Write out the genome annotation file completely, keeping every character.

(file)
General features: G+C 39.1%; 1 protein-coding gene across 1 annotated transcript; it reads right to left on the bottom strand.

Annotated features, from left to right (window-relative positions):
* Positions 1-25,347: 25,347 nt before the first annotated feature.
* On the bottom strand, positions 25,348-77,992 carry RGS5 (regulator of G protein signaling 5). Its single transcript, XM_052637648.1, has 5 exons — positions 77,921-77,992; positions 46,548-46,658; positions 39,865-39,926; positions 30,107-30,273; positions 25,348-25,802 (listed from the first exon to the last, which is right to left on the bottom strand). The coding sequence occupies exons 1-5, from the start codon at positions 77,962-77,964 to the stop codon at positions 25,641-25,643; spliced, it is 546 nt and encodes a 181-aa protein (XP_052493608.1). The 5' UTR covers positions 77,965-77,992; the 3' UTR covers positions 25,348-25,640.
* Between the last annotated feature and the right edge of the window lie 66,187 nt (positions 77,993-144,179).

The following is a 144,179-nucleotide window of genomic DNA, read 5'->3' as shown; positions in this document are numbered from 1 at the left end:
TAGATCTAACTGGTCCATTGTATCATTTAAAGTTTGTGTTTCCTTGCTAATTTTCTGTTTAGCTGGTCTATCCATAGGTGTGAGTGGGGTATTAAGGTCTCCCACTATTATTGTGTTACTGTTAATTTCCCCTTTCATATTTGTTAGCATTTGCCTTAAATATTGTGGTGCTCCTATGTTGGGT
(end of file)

General features: G+C 39.1%; 1 protein-coding gene across 1 annotated transcript; it reads right to left on the bottom strand.

Annotated features, from left to right (window-relative positions):
* Positions 1-25,347: 25,347 nt before the first annotated feature.
* On the bottom strand, positions 25,348-77,992 carry RGS5 (regulator of G protein signaling 5). Its single transcript, XM_052637648.1, has 5 exons — positions 77,921-77,992; positions 46,548-46,658; positions 39,865-39,926; positions 30,107-30,273; positions 25,348-25,802 (listed from the first exon to the last, which is right to left on the bottom strand). The coding sequence occupies exons 1-5, from the start codon at positions 77,962-77,964 to the stop codon at positions 25,641-25,643; spliced, it is 546 nt and encodes a 181-aa protein (XP_052493608.1). The 5' UTR covers positions 77,965-77,992; the 3' UTR covers positions 25,348-25,640.
* Between the last annotated feature and the right edge of the window lie 66,187 nt (positions 77,993-144,179).

The following is a 144,179-nucleotide window of genomic DNA, read 5'->3' as shown; positions in this document are numbered from 1 at the left end:
TAGATCTAACTGGTCCATTGTATCATTTAAAGTTTGTGTTTCCTTGCTAATTTTCTGTTTAGCTGGTCTATCCATAGGTGTGAGTGGGGTATTAAGGTCTCCCACTATTATTGTGTTACTGTTAATTTCCCCTTTCATATTTGTTAGCATTTGCCTTAAATATTGTGGTGCTCCTATGTTGGGT